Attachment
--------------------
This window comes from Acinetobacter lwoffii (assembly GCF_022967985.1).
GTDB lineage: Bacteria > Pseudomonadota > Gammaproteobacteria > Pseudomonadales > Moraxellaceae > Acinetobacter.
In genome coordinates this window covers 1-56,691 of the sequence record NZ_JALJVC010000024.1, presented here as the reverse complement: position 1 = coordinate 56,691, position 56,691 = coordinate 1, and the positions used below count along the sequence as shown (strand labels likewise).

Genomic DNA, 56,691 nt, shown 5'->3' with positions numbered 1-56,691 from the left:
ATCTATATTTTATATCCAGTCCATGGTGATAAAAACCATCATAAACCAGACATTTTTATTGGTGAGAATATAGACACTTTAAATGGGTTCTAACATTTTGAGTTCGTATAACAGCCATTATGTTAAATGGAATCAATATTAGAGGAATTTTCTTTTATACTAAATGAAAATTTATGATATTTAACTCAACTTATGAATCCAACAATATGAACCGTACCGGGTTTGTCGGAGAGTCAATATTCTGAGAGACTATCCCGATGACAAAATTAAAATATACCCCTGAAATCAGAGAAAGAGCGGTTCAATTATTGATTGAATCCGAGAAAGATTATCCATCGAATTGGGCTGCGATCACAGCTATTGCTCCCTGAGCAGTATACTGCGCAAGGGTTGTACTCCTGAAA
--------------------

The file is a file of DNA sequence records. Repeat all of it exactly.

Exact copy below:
This window comes from Acinetobacter lwoffii (assembly GCF_022967985.1).
GTDB lineage: Bacteria > Pseudomonadota > Gammaproteobacteria > Pseudomonadales > Moraxellaceae > Acinetobacter.
In genome coordinates this window covers 1-56,691 of the sequence record NZ_JALJVC010000024.1, presented here as the reverse complement: position 1 = coordinate 56,691, position 56,691 = coordinate 1, and the positions used below count along the sequence as shown (strand labels likewise).

Genomic DNA, 56,691 nt, shown 5'->3' with positions numbered 1-56,691 from the left:
ATCTATATTTTATATCCAGTCCATGGTGATAAAAACCATCATAAACCAGACATTTTTATTGGTGAGAATATAGACACTTTAAATGGGTTCTAACATTTTGAGTTCGTATAACAGCCATTATGTTAAATGGAATCAATATTAGAGGAATTTTCTTTTATACTAAATGAAAATTTATGATATTTAACTCAACTTATGAATCCAACAATATGAACCGTACCGGGTTTGTCGGAGAGTCAATATTCTGAGAGACTATCCCGATGACAAAATTAAAATATACCCCTGAAATCAGAGAAAGAGCGGTTCAATTATTGATTGAATCCGAGAAAGATTATCCATCGAATTGGGCTGCGATCACAGCTATTGCTCCCTGAGCAGTATACTGCGCAAGGGTTGTACTCCTGAAA